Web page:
The CDE adds serving low-income communities to the mission of the campus development governance structure. A CDE acts as a non-profit development entity and guarantees the reinvestment of profit from the development back into the community. 

If the University entered into a conventional public-private partnership, a developer’s fee would be negotiated with the University; private developers typically take 15 percent of revenue as profit. The amount of profits accrued by developers depends on the costs of the project, so while the cost of the project is currently unknown, it is expected to be a substantial amount of revenue. For example, if the full build-out of the campus entails $4 billion in costs, the profits accrued by developers could be in the realm of $600 million.

With a CDE model, the share of the project profits otherwise held by the developer could instead be invested according to the CDE mission. A non-profit development organization- with local accountability and appropriate business capacity that has won the contract for developing the campus- could create a substantial structure for financing community benefits aligned with many of the recommendations set forth in a Community Benefits Agreement.

Through a CDE, the impact of the anchor development will be captured on behalf of the community. Profits will be delivered to the community over the extensive period of time that the development takes place, and can begin to address the lack of opportunity in Richmond described in the first part of this report. Whether the goal is to invest in workforce development programs that support historically excluded workers or to protect and expand the affordable housing for Richmond’s low-income residents, the previously outlined community objectives can be best achieved through a CDE model.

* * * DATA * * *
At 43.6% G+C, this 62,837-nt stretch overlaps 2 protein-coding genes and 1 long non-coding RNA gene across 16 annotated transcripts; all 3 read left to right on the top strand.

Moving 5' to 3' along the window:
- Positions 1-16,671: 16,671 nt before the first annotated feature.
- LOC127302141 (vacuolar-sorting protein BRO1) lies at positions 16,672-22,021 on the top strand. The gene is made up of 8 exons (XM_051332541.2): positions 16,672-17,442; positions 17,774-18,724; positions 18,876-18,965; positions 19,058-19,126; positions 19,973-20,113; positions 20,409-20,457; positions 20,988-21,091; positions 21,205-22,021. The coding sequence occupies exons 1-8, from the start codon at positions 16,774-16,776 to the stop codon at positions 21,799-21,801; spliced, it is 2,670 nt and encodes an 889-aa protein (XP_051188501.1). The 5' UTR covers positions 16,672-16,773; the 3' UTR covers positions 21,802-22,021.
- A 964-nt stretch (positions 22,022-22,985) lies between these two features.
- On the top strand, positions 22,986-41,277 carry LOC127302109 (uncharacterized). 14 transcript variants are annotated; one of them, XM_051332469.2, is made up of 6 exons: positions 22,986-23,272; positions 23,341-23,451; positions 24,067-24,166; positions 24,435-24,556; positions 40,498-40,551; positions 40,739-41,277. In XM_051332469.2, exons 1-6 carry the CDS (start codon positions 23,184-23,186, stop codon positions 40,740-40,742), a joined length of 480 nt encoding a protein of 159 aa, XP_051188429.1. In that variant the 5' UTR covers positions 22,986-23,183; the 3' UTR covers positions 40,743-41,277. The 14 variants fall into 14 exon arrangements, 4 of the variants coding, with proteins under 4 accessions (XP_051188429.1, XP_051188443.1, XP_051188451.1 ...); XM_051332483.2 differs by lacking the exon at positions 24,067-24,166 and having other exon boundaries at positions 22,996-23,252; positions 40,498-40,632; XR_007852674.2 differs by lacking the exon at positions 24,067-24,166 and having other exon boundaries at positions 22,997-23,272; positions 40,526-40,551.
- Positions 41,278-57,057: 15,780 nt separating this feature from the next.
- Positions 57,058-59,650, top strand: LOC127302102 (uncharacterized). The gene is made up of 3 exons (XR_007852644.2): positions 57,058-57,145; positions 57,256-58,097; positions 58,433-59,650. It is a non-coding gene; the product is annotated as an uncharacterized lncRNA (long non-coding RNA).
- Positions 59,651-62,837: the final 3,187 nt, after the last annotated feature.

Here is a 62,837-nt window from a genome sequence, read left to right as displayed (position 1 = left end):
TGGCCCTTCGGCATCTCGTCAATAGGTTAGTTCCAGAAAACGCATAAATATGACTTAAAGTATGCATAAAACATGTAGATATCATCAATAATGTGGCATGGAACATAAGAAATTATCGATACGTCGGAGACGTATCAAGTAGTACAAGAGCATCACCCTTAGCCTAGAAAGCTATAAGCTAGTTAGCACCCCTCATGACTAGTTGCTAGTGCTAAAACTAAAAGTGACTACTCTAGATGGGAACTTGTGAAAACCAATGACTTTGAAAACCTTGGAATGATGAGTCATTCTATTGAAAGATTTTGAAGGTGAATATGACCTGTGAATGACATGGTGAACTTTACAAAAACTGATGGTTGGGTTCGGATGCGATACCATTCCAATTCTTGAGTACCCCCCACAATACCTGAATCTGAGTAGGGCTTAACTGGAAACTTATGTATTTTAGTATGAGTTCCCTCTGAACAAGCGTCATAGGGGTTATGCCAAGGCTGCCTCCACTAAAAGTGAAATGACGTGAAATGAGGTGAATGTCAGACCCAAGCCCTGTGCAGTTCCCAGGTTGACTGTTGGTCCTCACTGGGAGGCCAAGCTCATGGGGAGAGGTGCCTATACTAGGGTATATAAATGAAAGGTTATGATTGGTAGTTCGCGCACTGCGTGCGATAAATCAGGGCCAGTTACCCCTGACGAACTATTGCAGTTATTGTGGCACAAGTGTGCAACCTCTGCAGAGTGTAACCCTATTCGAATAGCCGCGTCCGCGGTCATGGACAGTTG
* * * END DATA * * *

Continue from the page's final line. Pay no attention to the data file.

Through a Community Development Entity, the impact of the anchor development will be captured on behalf of the community.

Accessing Unique Financial Tools

A CDE also offers competitive financial incentives for universities that have reached their debt capacity. A CDE has access to tax-exempt financing, so it can benefit from low interest rates. This allows a CDE to provide a competitive bid, possibly more competitive than that of a private developer working within a traditional public-private partnership. The non-profit CDE model has access to a wide range of funding opportunities, including grants, private sector support, completion and cost overrun guarantees, tax-exempt bond offerings, and New Market Tax Credits. This approach can result in the lowest-cost delivery for both variable and fixed expenses.42

If the CDE wins the Berkeley Global Campus project bid, UC Berkeley’s commitments to the CDE will serve as bankable contracts the CDE can use to leverage additional financing through traditional lending. As well as development fees, the CDE, like any developer, can utilize private lenders and financing intermediaries or third party guarantors to help create the necessary financing package for its projects. In addition to quantifiable savings, the social benefits to the community will be invaluable.43